Share an external USB drive via Samba on your Raspberry Pi
Updated on September 03, 2019
This guide has been updated. Tested on Raspbian Buster on a Raspberry Pi 4
Over this past weekend, I finally setup a network share via Samba on my Raspberry Pi with an old external USB hard drive I had laying around. My RetroPie installation already serves up a Samba share - so my goal was to throw an additional folder in there that mounts to an external drive. After a bit of trial and error, here’s how I pulled it off.
Step one was to format my drive to the ext4 filesystem. I read varying opinions on which filesystem is recommended for this procedure, and ext4 seemed to be a good choice in the end. While there are ways to format your drive directly via the CLI - I decided to use a trial of ExtFS for Mac and it was very easy.
Next, I plugged my external drive into the RPi and connected over SSH. Once you’re connected, run the following command:
sudo fdisk -l
Now, look towards the bottom and assuming this is the only additional drive you have plugged in, you should see something like this:
Device Boot Start End Sectors Size Id Type /dev/sda1 * 2 975400959 975400958 465.1G 83 Linu
/dev/sda1 is the name of the partition on our external drive.
Next we’re going to create a directory within our
/media/ folder to mount our drive into, and also a sub-directory within it. The reason for the sub-directory is that I want to avoid seeing the lost+found folder on the ext4 partition we created.
sudo mkdir /media/USBHDD sudo mkdir /media/USBHDD/share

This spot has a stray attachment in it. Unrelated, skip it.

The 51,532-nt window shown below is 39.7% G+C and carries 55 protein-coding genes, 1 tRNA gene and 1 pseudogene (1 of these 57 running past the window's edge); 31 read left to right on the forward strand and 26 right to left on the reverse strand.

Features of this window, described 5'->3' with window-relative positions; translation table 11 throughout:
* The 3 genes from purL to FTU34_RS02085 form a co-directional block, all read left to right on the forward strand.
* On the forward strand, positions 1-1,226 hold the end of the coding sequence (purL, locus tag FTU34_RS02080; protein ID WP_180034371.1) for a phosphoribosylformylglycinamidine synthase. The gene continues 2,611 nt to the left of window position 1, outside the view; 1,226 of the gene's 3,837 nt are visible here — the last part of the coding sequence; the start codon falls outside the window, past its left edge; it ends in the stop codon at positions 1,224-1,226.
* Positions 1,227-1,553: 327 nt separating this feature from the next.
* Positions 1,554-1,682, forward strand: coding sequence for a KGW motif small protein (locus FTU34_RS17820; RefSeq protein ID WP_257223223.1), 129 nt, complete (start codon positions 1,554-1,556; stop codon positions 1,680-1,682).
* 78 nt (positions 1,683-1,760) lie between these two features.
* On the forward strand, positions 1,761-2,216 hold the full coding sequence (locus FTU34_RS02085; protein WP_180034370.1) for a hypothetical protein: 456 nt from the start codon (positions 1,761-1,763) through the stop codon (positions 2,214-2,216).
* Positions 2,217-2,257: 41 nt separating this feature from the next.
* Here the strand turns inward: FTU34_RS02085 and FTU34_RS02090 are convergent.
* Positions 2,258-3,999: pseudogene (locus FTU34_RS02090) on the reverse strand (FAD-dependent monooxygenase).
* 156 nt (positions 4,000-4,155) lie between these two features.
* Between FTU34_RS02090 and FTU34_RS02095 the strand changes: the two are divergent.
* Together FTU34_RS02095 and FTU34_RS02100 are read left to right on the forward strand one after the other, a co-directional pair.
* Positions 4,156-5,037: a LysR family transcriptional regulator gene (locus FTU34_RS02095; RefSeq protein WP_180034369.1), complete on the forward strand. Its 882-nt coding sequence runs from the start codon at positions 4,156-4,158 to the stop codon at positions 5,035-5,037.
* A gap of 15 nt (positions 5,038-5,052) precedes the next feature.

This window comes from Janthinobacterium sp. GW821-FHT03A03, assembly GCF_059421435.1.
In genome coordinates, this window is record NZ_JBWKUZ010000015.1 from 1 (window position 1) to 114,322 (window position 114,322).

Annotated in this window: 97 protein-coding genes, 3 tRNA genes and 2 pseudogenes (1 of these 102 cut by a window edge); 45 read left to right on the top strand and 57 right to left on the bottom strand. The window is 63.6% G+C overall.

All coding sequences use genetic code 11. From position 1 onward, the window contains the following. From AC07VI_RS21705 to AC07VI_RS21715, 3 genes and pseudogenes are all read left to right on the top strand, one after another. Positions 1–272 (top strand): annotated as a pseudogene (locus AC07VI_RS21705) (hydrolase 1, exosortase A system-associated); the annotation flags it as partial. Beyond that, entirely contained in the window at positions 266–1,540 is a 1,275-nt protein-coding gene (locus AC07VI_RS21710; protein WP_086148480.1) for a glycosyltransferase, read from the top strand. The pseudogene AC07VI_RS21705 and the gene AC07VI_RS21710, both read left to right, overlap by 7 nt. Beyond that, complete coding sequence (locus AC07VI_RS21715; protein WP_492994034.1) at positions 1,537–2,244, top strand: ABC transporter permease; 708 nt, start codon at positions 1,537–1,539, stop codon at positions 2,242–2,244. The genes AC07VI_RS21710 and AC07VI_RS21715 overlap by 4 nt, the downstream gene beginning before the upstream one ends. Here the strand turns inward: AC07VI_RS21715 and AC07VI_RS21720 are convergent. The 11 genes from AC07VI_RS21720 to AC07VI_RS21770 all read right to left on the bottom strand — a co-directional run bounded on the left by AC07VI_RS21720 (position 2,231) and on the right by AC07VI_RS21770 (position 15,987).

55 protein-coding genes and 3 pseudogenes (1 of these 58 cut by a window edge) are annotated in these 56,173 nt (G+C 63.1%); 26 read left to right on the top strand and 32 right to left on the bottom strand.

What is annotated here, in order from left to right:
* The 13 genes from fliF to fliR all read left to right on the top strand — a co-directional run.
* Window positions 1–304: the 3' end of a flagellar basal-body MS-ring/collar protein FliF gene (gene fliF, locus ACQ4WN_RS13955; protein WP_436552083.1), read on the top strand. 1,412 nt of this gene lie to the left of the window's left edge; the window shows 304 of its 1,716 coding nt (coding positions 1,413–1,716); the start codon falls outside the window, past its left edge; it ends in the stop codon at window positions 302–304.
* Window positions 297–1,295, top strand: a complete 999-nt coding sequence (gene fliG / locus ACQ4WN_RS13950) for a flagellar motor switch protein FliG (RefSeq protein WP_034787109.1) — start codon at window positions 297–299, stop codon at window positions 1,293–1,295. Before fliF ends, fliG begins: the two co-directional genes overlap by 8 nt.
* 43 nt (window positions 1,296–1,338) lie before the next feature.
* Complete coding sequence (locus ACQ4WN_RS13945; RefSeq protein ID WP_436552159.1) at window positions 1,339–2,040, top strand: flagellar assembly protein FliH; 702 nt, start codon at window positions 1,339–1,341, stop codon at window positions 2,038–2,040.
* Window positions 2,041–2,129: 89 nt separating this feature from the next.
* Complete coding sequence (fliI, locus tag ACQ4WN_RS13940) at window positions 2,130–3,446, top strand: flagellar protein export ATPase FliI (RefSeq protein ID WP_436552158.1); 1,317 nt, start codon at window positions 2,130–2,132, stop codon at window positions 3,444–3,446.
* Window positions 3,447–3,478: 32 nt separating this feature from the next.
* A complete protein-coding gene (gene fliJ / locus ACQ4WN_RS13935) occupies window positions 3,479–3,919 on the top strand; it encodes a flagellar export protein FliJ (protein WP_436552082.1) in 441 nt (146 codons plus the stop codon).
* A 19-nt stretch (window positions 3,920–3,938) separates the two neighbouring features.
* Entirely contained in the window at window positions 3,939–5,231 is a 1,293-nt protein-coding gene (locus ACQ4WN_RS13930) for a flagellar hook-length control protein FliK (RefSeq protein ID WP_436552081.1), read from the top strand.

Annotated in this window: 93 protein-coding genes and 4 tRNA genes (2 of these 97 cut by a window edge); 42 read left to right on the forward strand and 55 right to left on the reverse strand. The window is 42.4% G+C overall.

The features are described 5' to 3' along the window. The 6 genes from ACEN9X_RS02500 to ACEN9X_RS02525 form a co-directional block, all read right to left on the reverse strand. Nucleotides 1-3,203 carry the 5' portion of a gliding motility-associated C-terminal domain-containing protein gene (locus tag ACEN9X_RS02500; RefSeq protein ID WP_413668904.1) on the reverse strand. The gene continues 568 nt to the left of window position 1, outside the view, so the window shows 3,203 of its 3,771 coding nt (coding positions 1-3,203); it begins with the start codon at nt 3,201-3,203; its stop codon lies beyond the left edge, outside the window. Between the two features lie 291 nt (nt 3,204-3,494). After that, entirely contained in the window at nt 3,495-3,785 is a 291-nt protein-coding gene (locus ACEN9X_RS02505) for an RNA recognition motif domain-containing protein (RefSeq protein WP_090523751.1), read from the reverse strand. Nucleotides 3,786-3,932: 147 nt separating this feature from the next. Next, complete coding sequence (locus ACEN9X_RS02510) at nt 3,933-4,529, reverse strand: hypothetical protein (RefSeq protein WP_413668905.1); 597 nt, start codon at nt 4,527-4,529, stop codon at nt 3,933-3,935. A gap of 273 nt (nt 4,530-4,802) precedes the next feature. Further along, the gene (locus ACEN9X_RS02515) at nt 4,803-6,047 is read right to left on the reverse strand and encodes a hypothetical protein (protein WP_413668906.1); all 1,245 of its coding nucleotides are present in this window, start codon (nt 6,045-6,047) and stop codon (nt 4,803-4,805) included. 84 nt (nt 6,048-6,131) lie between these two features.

After that, we want to ensure that we have the full access to the directory.
sudo chmod -R 777 /media/USBHDD/share
Next, we want to mount our external drive into that new directory.
sudo mount -t auto /dev/sda1 /media/USBHDD
Now we’ll need to update our Samba config. If you’re already running RetroPie, you’ve already got Samba installed. If not, you may need to run the following command.
sudo apt-get install samba samba-common-bin
Before you edit your Samba config, make a quick backup copy of the current file.
sudo cp /etc/samba/smb.conf /etc/samba/smb.conf.old
Now, jump into the config file.
sudo nano /etc/samba/smb.conf
We’re going to want to jump straight to the bottom of this file - so if you’re on a Mac just hit fn and the down arrow a few times.
Once you get to the bottom, you should see a list of familiar folders that RetroPie already shares (roms, bios, configs, and splashscreens). Create another sections just below the last that looks like this:
[share] comment = Share path = "/media/USBHDD/share" writeable = yes guest ok = yes create mask = 0777 directory mask = 0777 force user = pi
The name and the comment can be customized, but definitely make sure your path matches the one you created earlier.
And finally, you’ll want to restart your Samba daemons.
sudo systemctl restart smbd
At this point you should be able to read and write to your Samba share via Finder by clicking on retropie under the Shared heading and then accessing your new folder called share.
The final step we’ll want to do is edit our fstab configuration so that our drive will properly mount whenever our Raspberry Pi reboots.
sudo nano /etc/fstab
Add the following line to the bottom of the config file (making sure to match the values you’ve used previously).
/dev/sda1 /media/USBHDD auto noatime 0 0
And now we’re done. Enjoy your new network share drive. Personally I’ve hooked mine into every device on my network that can run Kodi for a personal media library accessible throughout the home.